Download this Paper Open PDF in Browser

Cognitive Impairment and the Right to Vote: Rethinking the Meaning of Accessible Elections

Canadian Journal of Elder Law, Vol. 1, p. 29, 2008

24 Pages Posted: 13 Feb 2009  

Nina A. Kohn

Syracuse University - College of Law

Date Written: December 15, 2008

Abstract

Persons with cognitive disabilities can face formidable barriers to voting as a result of their disabilities. While some of these barriers are the unavoidable result of those disabilities, others are constructed by third parties. Given the deleterious effects that these constructed impediments may have on the civil rights of the cognitively disabled and on the democratic system of governance, democracies should take affirmative steps to increase the cognitive accessibility of voting systems. Just as democracies have found ways to make voting more accessible to persons with physical disabilities, democracies can and should design voting systems that make voting more accessible to those with cognitive impairments. This article identifies several approaches to doing so and recommends further research to guide such reforms.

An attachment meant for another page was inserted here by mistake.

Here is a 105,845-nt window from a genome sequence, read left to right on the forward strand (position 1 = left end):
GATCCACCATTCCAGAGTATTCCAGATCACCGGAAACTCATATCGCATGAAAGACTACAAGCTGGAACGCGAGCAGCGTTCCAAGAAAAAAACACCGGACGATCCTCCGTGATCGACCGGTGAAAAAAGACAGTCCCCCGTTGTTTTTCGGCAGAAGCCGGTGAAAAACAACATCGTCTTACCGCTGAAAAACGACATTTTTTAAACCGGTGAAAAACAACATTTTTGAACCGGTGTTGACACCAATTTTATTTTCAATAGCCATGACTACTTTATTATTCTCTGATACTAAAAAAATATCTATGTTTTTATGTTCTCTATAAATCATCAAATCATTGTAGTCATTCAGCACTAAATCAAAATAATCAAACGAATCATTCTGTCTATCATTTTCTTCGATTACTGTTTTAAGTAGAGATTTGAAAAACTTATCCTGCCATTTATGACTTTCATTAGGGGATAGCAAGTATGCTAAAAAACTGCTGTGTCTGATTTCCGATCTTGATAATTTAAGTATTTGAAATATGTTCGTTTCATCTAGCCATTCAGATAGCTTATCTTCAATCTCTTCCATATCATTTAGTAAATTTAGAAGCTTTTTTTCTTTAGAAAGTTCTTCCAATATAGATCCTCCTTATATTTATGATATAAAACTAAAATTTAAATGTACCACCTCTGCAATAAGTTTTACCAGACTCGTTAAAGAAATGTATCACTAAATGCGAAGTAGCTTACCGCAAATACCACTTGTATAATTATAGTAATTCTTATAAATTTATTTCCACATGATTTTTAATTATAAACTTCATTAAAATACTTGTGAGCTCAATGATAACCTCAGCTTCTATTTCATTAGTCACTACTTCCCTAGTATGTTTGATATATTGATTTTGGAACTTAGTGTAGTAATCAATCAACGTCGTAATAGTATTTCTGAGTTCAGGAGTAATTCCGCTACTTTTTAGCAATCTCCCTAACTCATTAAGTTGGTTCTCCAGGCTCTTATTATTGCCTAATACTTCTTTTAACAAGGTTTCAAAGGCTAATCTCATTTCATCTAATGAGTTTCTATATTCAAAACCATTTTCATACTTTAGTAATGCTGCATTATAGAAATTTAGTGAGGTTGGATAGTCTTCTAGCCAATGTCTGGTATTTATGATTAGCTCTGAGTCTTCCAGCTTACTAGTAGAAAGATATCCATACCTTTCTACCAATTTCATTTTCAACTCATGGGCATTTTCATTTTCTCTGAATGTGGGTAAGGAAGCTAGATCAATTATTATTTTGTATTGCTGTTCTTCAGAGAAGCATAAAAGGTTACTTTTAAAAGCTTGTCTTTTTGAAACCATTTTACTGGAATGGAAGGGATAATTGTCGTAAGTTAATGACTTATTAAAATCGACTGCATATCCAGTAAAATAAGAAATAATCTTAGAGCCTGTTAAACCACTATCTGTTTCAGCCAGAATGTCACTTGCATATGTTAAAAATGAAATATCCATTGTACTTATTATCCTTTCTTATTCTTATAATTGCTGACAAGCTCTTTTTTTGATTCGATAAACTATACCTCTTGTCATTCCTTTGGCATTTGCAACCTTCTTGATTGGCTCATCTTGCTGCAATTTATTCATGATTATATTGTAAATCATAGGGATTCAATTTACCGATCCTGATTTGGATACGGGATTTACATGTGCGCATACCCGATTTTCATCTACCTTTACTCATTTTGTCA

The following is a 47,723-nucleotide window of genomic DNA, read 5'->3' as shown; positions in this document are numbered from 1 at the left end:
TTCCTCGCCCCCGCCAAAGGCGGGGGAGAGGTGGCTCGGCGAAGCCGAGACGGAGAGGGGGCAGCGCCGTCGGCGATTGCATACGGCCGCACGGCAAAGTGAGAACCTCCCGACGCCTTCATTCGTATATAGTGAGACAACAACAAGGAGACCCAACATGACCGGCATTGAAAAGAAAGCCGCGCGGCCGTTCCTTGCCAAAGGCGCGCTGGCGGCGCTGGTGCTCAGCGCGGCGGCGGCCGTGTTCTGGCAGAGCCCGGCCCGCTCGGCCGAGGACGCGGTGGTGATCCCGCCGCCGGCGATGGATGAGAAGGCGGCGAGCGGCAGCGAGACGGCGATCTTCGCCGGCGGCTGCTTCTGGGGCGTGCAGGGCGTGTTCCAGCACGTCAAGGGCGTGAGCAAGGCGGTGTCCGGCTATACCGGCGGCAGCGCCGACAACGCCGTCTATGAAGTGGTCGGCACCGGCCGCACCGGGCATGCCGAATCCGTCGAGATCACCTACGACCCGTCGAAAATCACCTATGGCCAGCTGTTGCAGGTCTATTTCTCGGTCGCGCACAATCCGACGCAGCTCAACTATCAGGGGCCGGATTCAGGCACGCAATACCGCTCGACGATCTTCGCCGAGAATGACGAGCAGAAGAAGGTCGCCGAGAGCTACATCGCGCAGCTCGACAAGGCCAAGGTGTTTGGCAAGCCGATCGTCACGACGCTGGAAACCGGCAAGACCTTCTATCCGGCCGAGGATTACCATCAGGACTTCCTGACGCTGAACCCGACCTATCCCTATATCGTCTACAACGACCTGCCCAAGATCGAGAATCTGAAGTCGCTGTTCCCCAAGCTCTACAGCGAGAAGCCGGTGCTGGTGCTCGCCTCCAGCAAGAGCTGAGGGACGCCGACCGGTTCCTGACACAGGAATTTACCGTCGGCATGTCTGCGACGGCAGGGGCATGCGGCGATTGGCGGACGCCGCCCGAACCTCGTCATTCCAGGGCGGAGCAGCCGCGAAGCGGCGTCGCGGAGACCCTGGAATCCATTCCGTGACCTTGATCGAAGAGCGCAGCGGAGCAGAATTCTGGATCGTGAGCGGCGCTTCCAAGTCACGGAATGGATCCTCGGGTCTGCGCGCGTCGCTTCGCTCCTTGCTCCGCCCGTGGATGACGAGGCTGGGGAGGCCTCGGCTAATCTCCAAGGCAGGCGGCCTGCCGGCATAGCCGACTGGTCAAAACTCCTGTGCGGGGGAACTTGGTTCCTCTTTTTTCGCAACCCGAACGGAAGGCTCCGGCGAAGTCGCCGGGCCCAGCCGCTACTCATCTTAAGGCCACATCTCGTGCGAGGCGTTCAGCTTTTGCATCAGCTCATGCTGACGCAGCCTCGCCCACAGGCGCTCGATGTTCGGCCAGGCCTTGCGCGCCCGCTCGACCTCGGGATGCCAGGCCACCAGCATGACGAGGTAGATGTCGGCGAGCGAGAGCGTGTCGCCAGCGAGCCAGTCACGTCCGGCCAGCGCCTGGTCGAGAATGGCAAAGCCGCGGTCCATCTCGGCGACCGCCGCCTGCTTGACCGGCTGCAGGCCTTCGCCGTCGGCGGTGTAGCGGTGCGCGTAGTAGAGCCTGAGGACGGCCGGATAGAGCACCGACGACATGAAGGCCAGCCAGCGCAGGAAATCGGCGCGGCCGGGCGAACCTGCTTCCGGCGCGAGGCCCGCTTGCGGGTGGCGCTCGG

Keywords: Voting, elections, disability, cognitive impairment, civil rights

Suggested Citation

Kohn, Nina A., Cognitive Impairment and the Right to Vote: Rethinking the Meaning of Accessible Elections (December 15, 2008). Canadian Journal of Elder Law, Vol. 1, p. 29, 2008. Available at SSRN: https://ssrn.com/abstract=1342681

Nina A. Kohn (Contact Author)

Syracuse University - College of Law ( email )

Syracuse, NY 13244-1030
United States
315-443-6565 (Phone)

Paper statistics

Downloads
176
Rank
144,343
Abstract Views
1,029